Southern Islands: While there are developmental plans in store for the Southern Islands as of now there is still a lot of rugged nature and solitude that visitors to these islands can enjoy. Weekend Getaways to the Southern Islands can include camping in John’s Island, picnicking in the nearby Kusu Island or heading to Sister’s Island – the first-ever designated Marine Park in Singapore – for snorkelling. If you feel like a bit of a splurge, then it’s also possible to hire private chartered cruises to take you and your party through the Southern group of Islands.
The wishing well at Kusu Island, part of the Southern Islands group
For more details visit: www.wildsingapore.com
Din Tai Fung. While Din Tai Fong is no secret, it would be extremely sad if you left Singapore without indulging in this very reasonably priced Michelin star awarded restaurant. Din Tai Fung dates back to Taiwan 40 years ago and its famous signature dish is the Xiao Long Bao (steamed pork dumpling) and heart-warming steamed chicken soup. The melt in your mouth dumpling are steamed to the perfect temperature and contain just the right amount of juiciness. Din Tai Fung branches throughout the world, including Singapore, Thailand, Australia, China, Hong Kong, Indonesia, USA etc. Want to experience an unforgettable meal at an award-winning restaurant without burning a hole in your wallet? Din Tai Fung, it is then.
Perfectly steamed luscious dumplings at Din Tai Fung. Photo Credit: Din Tai Fung
Find out if there is a branch near you: www.dintaifung.com.sg
Marina Barrage Rooftop: Marina Barrage is Singapore’s first reservoir in the pulsating heart of the city. It takes a completely different spin on the conventional nature-themed reservoir by seamlessly tying in natural greenery with a stylish city vibe. The Barrage has a grass-covered “Green Roof “that is estimated to be the size of four football fields. Not only does the Green Roof offer some excellent panoramic views of Singapore’s celebrated skyline but one section of it also looks out on the open sea making it perfect for a windy sea breeze ensconced picnic. The rooftop is also an ideal spot for flying kites and for kids (or adults) to splash around in the dancing fountains on a hot day.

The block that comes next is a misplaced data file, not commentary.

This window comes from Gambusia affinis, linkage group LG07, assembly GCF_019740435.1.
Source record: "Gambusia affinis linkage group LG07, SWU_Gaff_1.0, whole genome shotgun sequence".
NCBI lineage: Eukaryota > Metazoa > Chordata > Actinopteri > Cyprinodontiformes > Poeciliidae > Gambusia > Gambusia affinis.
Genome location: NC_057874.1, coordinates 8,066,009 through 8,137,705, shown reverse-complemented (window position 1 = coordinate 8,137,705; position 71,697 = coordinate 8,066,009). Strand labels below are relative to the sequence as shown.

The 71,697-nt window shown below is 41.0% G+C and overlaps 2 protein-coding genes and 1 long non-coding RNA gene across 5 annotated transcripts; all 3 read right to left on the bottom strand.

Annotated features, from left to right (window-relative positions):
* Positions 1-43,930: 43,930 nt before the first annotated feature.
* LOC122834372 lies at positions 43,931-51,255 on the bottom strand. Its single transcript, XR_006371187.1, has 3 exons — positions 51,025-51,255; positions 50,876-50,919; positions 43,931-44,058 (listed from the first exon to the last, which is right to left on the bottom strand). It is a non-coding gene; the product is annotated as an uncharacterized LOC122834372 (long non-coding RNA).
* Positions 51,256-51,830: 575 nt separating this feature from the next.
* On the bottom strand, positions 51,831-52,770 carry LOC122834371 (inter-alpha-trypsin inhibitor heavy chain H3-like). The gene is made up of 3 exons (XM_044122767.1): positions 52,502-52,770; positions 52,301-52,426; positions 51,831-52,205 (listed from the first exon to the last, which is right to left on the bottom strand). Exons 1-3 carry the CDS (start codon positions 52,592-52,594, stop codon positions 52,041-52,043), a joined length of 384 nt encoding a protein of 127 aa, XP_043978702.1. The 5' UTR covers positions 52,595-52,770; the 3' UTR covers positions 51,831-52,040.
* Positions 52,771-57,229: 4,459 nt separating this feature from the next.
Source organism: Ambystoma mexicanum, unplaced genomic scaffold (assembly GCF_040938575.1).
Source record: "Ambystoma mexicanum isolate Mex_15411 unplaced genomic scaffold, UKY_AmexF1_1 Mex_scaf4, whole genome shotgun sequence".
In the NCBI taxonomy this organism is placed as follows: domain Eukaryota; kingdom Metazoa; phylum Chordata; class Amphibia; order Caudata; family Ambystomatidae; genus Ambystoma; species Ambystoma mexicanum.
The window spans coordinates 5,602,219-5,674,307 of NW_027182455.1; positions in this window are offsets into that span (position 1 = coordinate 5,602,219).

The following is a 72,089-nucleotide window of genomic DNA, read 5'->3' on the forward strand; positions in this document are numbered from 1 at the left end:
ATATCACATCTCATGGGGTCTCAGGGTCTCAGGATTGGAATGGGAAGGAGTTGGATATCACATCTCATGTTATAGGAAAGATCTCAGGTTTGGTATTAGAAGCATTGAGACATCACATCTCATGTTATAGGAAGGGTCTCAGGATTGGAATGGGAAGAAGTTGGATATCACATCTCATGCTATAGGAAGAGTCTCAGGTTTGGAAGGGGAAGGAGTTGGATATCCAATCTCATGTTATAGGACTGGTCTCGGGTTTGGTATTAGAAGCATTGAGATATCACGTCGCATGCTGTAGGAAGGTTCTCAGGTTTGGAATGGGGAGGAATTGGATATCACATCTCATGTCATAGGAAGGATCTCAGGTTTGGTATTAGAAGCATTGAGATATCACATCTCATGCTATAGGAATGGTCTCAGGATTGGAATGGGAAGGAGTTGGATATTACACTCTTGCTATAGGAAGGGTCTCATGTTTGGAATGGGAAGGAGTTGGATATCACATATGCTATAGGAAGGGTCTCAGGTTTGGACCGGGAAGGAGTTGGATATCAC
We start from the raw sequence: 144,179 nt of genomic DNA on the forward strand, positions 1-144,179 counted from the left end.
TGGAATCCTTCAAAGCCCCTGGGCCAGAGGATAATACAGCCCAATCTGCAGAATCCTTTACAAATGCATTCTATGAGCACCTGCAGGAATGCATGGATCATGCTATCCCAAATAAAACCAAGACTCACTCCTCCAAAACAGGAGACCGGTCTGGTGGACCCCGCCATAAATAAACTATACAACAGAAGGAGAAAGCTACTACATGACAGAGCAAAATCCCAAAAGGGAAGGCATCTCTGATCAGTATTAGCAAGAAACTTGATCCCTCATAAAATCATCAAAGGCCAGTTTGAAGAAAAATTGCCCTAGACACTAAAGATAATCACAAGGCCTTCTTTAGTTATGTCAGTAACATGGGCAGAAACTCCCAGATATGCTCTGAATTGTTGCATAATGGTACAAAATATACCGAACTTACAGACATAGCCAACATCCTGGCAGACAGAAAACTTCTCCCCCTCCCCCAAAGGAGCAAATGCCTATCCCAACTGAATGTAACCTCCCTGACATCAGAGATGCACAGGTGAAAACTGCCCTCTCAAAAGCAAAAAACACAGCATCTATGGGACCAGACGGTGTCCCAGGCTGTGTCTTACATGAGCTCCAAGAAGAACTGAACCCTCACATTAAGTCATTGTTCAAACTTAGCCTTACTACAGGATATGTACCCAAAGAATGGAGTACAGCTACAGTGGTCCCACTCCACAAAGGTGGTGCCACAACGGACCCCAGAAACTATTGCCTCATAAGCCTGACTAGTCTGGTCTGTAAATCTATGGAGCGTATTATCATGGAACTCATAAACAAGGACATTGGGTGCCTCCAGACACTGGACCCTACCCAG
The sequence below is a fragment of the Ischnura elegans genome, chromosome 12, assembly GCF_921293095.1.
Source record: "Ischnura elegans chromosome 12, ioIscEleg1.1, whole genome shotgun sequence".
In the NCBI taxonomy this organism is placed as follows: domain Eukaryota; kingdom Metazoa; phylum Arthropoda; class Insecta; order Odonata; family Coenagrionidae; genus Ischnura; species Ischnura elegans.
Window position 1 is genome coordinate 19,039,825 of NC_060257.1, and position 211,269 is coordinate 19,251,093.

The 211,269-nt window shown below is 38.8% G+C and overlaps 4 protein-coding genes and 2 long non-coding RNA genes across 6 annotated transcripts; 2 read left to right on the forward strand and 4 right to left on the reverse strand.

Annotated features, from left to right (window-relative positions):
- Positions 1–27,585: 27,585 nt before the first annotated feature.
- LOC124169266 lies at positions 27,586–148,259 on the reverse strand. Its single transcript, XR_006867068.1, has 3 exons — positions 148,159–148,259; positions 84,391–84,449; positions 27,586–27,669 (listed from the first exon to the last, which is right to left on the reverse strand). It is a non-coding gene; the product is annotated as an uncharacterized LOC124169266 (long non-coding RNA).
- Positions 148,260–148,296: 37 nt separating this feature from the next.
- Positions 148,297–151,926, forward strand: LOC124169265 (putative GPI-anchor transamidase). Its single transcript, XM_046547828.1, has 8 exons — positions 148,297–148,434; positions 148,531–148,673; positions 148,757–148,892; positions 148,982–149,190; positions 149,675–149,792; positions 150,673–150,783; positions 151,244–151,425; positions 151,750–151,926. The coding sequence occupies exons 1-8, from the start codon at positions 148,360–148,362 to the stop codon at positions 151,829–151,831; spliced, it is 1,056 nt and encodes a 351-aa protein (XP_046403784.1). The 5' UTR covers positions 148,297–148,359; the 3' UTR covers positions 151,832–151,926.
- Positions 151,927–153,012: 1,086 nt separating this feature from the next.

The Green Roof at Marina Barrage, perfect for a city picnic
For more details visit: www.pub.gov.sg/Marina/Pages/greenroof.aspx
Gillman Barracks: This is a contemporary arts cluster in Singapore that is home to 16 international art galleries, three restaurants and the Centre for Contemporary Art (CCA); all of which are housed in conserved colonial barracks amidst lush greenery. The barracks as the name suggests used to be a military camp in the 1930s. Today, the galleries host regular exhibitions showcasing artists from around the world as well as conducting guided Art and History tours.
For all the details on their current goings-on visit their website: www.gillmanbarracks.com
The Aliwal Arts Centre: The Aliwal Arts Centre is a hubbub of 21 artists and arts groups ranging from Theatre Groups, Musicians, and Dancers to Visual and Literary Artists. This artist collective is an important part of the evolving artistic and cultural scenario in Singapore mainly because of the importance they lay on diversity. At the Aliwal Arts Centre, there are artists from different backgrounds with a wide variety of personal artistic journeys using a whole host of different mediums. They also house two excellent eating establishments called Eat Play Love Cafe and A for Arbite. The ambience and the decor along with the food served in both of the restaurants alone makes it worth heading to the Aliwal Arts Centre.
The Aliwal Arts Centre, Singapore – a great spot for lovers of art and performance.
Have you got any offbeat Singapore spots that you love? Feel free to share with me!